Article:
I’ve never seen the trail head this crowded – and I’m not even getting all the cars in this shot – and this is the Friday before the eclipse. 

Though we originally planned to go up the Little Queens and make the loop, my ankle injury changed our plans to an out and back up the Queens. 

We got started nice and early so my slow pace would still allow us to make our planned campsite in daylight.

A nice easy stream crossing – as it should be, in August.

Ambrose wanted to make sure I didn’t stumble at any of the stream crossings.

This log was pretty damp, so rather than risk it on my still-painful ankle, I hopped across to the right. 

This area has always been beautiful to me, and I’ve loved watching the burned areas grow back over the years. 

A most excellent rock to sit against for our first break.

The trail goes up above the ridge to avoid a swampy area – though it’s pretty dry this time of year.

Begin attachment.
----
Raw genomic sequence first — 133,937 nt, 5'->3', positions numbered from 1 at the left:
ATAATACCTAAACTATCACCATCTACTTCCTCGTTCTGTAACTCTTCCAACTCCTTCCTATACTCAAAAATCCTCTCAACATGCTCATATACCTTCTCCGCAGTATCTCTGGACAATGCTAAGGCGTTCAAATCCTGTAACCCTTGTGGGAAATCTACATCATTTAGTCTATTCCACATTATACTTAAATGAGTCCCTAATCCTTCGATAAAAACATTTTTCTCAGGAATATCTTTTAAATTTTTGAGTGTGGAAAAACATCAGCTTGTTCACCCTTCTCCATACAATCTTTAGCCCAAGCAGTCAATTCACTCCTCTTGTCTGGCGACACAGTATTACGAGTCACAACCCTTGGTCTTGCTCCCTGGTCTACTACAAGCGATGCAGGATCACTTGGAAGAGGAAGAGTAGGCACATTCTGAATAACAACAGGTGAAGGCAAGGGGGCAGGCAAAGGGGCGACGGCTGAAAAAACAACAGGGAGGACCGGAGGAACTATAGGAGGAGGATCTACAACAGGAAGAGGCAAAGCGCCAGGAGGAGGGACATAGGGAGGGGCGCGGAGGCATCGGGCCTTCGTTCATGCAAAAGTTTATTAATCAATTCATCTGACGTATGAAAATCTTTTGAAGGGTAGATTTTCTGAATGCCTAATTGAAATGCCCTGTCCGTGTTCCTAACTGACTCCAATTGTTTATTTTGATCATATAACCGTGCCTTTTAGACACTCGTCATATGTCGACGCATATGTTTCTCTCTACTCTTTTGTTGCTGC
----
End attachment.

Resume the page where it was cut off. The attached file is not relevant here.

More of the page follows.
The large tree I remembered from last year was still there, much to my disappointment. 
Ambrose crossed three times so I could cross without my pack on. We figured that would be safer with my ankle still wobbly. He’s my hero.

The cross back did not go quite as planned. Since last year, the Queens River has rerouted itself from its prior banks.

We made it across, only to find another section of the trail, near the bog, had been rerouted due to a lot of dead trees blocking the former trail. 

A much easier stream crossing – but he’s still waiting for me to pass safely.

We’re getting closer to where the trail turns towards Nanny Creek.

I was glad to see most of the trail still looked the same.
Purple monkey flowers!

I had really been hoping this tree would be trimmed, but it was still there. I went under this time.

Every time a distant ridge appeared, Ambrose would ask if that was the Nanny Creek notch, and it never was. 

Ripe huckleberries! My favorite!

The crossing of the Queens River by Nanny Creek was also significantly redesigned by the winter weather. I think it got easier, but I only  had to cross once and I didn’t fall like Ambrose did.

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